Monday, 10 September 2012

Selecting Hierarchical data with WCF Data Services

In this post I’ll describe how you can use hierarchical data with WCF Data Services as it’s not immediately obvious how to do this, and there’s also an issue (which I believe to be a bug) that needs to be addressed in order for it to work.

In this example I have a simple table shown below, with a hierarchical link between employees. The keys are integers, defined as IDENTITY columns in SQL server. All the code for this example is attached to this post if you should wish to look into it further.

image

I’ve also created a stored procedure that selects people in a hierarchical manner using a CTE. This is as follows…

-- Create an SP that selects a hierarchical set of data
CREATE PROCEDURE SelectPersonHierarchy(@personId int) AS
SET NOCOUNT ON
;
WITH PersonHierarchy AS
(
SELECT PersonId, Name, ManagerId
FROM Person
WHERE PersonId = @personId
UNION ALL
SELECT p.PersonId, p.Name, p.ManagerId
FROM Person p
INNER JOIN PersonHierarchy ph
ON p.ManagerId = ph.PersonId
)
SELECT PersonId, Name, ManagerId
FROM PersonHierarchy
GO

So far so good. Next I created an EF model that includes the table above and the stored procedure too. Then I created a simple WCF data service as shown below – the extra method is used to expose the hierarchical stored procedure, so that clients can call it directly.


public class PersonService : DataService<PersonEntities>
{
public static void InitializeService(DataServiceConfiguration config)
{
config.SetEntitySetAccessRule("*", EntitySetRights.All);
config.SetServiceOperationAccessRule("*", ServiceOperationRights.All);

// And set the protocol version used
config.DataServiceBehavior.MaxProtocolVersion =
DataServiceProtocolVersion
.V2;
}

[WebGet]
public IQueryable<Person> GetFullPerson(int personId)
{
return this.CurrentDataSource.
SelectPersonHierarchy(personId).AsQueryable();
}
}

Next I created the client for this service using Add Service Reference. Then I created a method that would call the GetFullPerson method on the server, the outline of which is shown below…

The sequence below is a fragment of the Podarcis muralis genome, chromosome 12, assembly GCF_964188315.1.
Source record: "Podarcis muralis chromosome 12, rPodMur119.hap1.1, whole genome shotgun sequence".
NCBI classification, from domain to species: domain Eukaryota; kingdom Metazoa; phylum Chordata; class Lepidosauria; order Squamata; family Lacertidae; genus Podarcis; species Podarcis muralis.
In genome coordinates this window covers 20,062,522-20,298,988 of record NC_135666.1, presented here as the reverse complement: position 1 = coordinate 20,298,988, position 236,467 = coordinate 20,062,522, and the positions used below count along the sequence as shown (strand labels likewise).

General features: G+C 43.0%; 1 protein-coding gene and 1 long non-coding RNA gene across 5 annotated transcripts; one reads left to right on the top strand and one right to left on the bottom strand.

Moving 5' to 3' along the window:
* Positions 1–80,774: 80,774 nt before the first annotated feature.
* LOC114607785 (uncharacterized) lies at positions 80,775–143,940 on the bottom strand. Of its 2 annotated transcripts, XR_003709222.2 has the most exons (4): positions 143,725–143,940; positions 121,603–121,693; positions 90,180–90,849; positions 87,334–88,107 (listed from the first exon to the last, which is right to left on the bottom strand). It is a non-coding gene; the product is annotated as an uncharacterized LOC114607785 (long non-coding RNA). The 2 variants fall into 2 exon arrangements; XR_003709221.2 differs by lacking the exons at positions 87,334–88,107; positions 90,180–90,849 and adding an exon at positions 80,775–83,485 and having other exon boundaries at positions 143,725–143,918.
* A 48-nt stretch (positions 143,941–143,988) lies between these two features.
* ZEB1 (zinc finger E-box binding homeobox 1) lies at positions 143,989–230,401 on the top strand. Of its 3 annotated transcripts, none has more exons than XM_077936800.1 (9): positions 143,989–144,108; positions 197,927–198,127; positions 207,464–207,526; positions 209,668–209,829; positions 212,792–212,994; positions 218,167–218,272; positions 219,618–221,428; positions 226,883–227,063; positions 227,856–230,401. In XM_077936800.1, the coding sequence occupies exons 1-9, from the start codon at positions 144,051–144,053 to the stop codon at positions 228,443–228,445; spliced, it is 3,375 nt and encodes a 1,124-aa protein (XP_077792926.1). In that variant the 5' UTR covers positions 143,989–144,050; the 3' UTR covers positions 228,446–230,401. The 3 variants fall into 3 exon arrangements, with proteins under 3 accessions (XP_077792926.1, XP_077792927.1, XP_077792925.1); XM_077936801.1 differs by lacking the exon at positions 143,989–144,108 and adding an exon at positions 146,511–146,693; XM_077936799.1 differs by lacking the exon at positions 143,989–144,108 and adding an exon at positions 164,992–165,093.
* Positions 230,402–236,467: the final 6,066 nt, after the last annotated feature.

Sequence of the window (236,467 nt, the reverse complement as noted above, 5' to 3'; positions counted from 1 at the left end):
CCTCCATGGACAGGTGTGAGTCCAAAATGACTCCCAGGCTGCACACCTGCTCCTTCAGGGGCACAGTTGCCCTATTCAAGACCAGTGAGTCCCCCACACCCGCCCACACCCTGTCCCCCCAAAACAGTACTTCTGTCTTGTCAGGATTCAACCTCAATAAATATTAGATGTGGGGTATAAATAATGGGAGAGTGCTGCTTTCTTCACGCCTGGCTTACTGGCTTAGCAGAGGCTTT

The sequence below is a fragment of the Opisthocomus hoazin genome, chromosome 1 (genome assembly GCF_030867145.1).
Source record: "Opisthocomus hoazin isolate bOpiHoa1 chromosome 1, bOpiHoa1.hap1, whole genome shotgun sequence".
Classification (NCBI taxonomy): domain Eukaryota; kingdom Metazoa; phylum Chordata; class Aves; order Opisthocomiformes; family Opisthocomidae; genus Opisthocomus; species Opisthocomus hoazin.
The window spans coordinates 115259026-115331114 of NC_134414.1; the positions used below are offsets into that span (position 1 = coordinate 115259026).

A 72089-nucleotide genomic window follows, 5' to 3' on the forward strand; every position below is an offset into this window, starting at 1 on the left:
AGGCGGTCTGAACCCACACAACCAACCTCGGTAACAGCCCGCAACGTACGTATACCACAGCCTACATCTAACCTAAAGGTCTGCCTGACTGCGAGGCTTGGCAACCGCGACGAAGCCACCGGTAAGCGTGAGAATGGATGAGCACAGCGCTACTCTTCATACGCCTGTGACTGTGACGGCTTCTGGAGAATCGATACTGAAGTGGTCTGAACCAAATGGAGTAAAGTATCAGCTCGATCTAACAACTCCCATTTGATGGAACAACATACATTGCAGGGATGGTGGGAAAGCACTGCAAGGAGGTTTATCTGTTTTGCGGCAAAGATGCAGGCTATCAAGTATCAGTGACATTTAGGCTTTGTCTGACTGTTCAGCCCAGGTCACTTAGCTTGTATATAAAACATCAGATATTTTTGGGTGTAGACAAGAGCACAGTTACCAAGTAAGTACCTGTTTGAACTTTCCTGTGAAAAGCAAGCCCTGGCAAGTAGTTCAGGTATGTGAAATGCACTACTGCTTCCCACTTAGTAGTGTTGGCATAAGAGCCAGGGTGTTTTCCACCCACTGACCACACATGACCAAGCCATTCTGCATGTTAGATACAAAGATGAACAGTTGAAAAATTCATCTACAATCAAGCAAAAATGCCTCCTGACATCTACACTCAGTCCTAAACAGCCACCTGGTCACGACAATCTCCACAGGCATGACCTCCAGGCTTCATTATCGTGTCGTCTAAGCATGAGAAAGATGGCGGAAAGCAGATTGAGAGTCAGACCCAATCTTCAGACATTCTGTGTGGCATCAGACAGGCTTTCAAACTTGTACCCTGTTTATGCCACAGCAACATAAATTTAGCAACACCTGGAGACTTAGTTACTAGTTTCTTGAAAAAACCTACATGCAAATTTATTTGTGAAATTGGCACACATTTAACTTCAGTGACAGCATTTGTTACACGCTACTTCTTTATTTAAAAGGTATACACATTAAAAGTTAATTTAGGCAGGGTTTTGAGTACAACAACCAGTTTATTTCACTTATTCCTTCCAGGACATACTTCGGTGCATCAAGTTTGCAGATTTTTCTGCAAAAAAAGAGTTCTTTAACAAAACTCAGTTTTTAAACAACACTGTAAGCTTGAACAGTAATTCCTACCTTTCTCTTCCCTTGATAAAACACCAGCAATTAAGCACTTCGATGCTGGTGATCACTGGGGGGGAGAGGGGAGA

public Person GetFullPerson(int personId, bool makeItWork)
{
Person root = null;

this.CreateQuery<Person>("GetFullPerson")
.AddQueryOption("personId", personId).ToList().ForEach(
t =>
{
if (null == t.ManagerId)
root = t;
else
{
Person parent = this.FindManager(root, t.ManagerId.Value);
parent.Subordinates.Add(t);
}
});

return root;
}

This method converts the data returned from the WCF operation to a list, iterates through that list and builds the client Person hierarchy (using a small helper function FindManager which, given a tree of objects, looks for the manager of the current person).


So, with all that in place we can write some unit tests to test the service. In my tests I’ve just used Boss and Employee as my two people. First off we’ll insert a Boss and an Employee & link them together…


Uri geller = new Uri("http://localhost:11341/PersonService.svc");
ServerService.PersonEntities context =
new ServerService.PersonEntities(geller);

// Insert hierarchical data to test with
var boss = new ServerService.Person { Name = "Boss" };
context.AddToPeople(boss);

var employee = new ServerService.Person { Name = "Employee", Manager = boss };
context.AddToPeople(employee);

// Important to add this - otherwise EF won't record the parent/child
// link in the database
context.AddLink(boss, "Subordinates", employee);

// Now save this to the server
context.SaveChanges();